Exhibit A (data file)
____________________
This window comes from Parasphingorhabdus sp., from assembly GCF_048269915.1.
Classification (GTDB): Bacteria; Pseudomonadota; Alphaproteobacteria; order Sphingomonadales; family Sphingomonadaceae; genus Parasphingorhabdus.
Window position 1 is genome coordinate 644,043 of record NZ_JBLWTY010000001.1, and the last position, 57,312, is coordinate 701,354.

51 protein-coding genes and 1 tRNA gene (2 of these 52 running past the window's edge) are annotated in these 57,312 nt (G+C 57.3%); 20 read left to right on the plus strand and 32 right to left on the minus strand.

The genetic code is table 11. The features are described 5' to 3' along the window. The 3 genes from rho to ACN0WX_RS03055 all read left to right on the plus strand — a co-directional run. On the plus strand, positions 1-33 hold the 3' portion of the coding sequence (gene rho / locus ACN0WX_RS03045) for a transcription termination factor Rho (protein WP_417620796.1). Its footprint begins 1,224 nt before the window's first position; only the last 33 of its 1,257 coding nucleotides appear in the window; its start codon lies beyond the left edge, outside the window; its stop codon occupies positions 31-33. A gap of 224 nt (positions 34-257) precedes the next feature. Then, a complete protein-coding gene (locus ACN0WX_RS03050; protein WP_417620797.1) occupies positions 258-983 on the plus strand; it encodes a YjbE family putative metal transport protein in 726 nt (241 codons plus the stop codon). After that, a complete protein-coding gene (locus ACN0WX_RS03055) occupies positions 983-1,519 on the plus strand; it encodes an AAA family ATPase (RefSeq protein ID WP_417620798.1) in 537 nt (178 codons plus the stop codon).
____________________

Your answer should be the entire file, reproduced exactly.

This window comes from Parasphingorhabdus sp., from assembly GCF_048269915.1.
Classification (GTDB): Bacteria; Pseudomonadota; Alphaproteobacteria; order Sphingomonadales; family Sphingomonadaceae; genus Parasphingorhabdus.
Window position 1 is genome coordinate 644,043 of record NZ_JBLWTY010000001.1, and the last position, 57,312, is coordinate 701,354.

51 protein-coding genes and 1 tRNA gene (2 of these 52 running past the window's edge) are annotated in these 57,312 nt (G+C 57.3%); 20 read left to right on the plus strand and 32 right to left on the minus strand.

The genetic code is table 11. The features are described 5' to 3' along the window. The 3 genes from rho to ACN0WX_RS03055 all read left to right on the plus strand — a co-directional run. On the plus strand, positions 1-33 hold the 3' portion of the coding sequence (gene rho / locus ACN0WX_RS03045) for a transcription termination factor Rho (protein WP_417620796.1). Its footprint begins 1,224 nt before the window's first position; only the last 33 of its 1,257 coding nucleotides appear in the window; its start codon lies beyond the left edge, outside the window; its stop codon occupies positions 31-33. A gap of 224 nt (positions 34-257) precedes the next feature. Then, a complete protein-coding gene (locus ACN0WX_RS03050; protein WP_417620797.1) occupies positions 258-983 on the plus strand; it encodes a YjbE family putative metal transport protein in 726 nt (241 codons plus the stop codon). After that, a complete protein-coding gene (locus ACN0WX_RS03055) occupies positions 983-1,519 on the plus strand; it encodes an AAA family ATPase (RefSeq protein ID WP_417620798.1) in 537 nt (178 codons plus the stop codon).